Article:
Rukiyo Ahmed, 26, discovered she was pregnant just as drought started ravaging her village, Eelbuh in the Puntland State of Somalia. Her household lost all its livestock. The drought became so bad that Rukiyo and her family had to abandon their home and went to seek refugee with extended family members living in the Dangoroyo town, 35 kilometres away from Eelbuh.
“I was so worried that I would have a miscarriage due to the effects of the drought,” said Rukiyo, adding: “We had so little to eat. I became very weak and could barely walk.”
She said she was desperate for a baby. She had suffered two miscarriages before.
“I delivered a dead baby after three days of labour with my first pregnancy and my second baby died right after birth. Both times I was attended to by a traditional birth attendant,” said Rukiyo.New and increased health needs and challenges were experienced as a result of the effects of drought in Puntland and Somaliland where below normal rains or failures were experienced in two consecutive rainy seasons in areas hit by El Nino.
A drought rapid needs assessment in February 2016 in Puntland, which covered the regions of Bari, Nugal and Sanaag, stated that there was an urgent need to health services in the affected areas. The same assessment raised concerns on availability of functioning health facilities in the study areas, which observed to be among the major concerns during a household survey as part of the assessment. Up to 73 percent of the respondents in the study reported lack of access to health facilities. Some health facilities in the assessed villages were closed down because the largest part of villagers moved to other locations, which led to zero access of health services for the families and the communities that had remained. The government of Puntland declared the assessed regions as drought stricken on February 11, 2016 with 213,000 affected and requested humanitarian partners to provide lifesaving assistance to seriously affected communities.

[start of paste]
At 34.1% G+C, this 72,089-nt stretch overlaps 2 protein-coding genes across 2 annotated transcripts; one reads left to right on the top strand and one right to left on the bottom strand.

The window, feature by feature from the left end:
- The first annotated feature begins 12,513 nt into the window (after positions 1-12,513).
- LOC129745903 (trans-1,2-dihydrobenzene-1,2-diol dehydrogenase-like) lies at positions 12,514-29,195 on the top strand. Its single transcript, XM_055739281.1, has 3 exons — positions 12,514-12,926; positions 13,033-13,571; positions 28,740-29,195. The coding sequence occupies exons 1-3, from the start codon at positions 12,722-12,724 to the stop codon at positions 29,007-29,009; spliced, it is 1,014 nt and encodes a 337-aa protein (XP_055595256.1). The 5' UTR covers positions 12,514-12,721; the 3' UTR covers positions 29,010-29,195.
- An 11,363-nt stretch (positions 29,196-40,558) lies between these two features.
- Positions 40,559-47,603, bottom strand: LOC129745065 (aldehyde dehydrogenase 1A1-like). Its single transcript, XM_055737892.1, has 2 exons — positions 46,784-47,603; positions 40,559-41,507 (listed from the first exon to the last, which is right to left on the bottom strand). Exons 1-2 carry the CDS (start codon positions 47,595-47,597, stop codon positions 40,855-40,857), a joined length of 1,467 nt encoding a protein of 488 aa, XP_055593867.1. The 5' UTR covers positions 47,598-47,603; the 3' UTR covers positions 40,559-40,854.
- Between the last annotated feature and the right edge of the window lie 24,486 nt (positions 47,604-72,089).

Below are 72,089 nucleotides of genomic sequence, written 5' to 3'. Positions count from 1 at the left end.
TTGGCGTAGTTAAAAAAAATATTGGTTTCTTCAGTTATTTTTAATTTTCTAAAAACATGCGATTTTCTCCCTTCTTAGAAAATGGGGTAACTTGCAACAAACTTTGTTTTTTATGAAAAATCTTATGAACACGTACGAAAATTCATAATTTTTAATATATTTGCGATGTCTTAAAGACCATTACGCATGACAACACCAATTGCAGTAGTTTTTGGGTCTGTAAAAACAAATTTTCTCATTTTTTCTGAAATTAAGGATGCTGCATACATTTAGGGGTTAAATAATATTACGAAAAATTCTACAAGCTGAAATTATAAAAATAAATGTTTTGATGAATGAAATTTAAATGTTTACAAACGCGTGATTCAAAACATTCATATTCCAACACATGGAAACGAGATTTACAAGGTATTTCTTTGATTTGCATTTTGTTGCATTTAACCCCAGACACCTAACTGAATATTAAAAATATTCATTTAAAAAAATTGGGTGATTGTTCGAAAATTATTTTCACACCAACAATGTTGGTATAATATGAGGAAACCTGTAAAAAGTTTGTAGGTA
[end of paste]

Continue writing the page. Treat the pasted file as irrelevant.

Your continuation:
UNFPA, through the coordinated health cluster response, and with funding from the United Nations Central Emergency Response Fund (CERF), supported the provision of maternal health services geared towards addressing high rates of mortality and morbidity. The CERF funds were used to purchase emergency health kits to equip health units and ensure safe delivery for pregnant mothers. The funds were also used for emergency procurement of life saving medicines, consumable and supplies targeting primary health care facilities and support to life saving services, according to Samia Hassan, UNFPA’s humanitarian coordinator in Somalia.
“We aimed at making available emergency reproductive, maternal and new-born health services for 2,300 pregnant women in all drought affected target areas. We also worked on making eemergency referral services available for 400 complicated pregnancies in the target areas,” said Hassan.
Just in February alone and within Bari region, the medical teams deployed by the Ministry of Health, with support of UNFPA reported 57 pregnant women were referred with different complications from areas hit by the drought to Bossaso and Garowe hospitals.
Rukiyo was one of the women that benefited from UNFPA’s response to the drought. She was taken to a Maternal and Child Health facilitity in Dangoroyo by her relatives and received close attention after sharing her medical history with skilled birth attendants at the facility.
When she went into labour, it was found out that her pelvis was too narrow for the baby to pass and the health facility referred her to Garowe Regional Hospital, where she underwent a caesarian section.” Rukiyo gave birth to a healthy boy.
“I now visit the health centre for postnatal care services and I have accessed birth spacing services to She to avoid early pregnancy. I have been advised to deliver in hospital when I pregnant again,” said Rukiyo.
The UN in Somalia says millions of Somalis have endured the pain of living without access to basic services for far too long. Over the last two decades, due to collapse of the health system, the state of the health sector remains in a critical situation with some of the worst health indicators in the world. Some 3.2 million people lack access to emergency health services, while 2.8 million require improved access to water, sanitation and hygiene.
According to UNFPA, during conflicts, natural disasters and other emergencies, sexual and reproductive health needs are easily overlooked – yet these needs are often staggering.
In crisis situations, one in five women of childbearing age, is likely to be pregnant. Without access to reproductive health services, these women face an increased risk of life-threatening complications. Many women also lose access to family planning, exposing them to unwanted pregnancies in perilous conditions. Women and young people also become more vulnerable to sexual violence, exploitation and HIV infection. And the hygiene needs of women and girls are often neglected.
UNFPA works closely with governments, UN agencies, community-based organizations and other partners to ensure that reproductive health is integrated into emergency responses. UNFPA deploys hygiene supplies, obstetric and family planning supplies, trained personnel, and other support to vulnerable populations, and works to ensure the needs of women and young people are served through both an emergency and the reconstruction phase.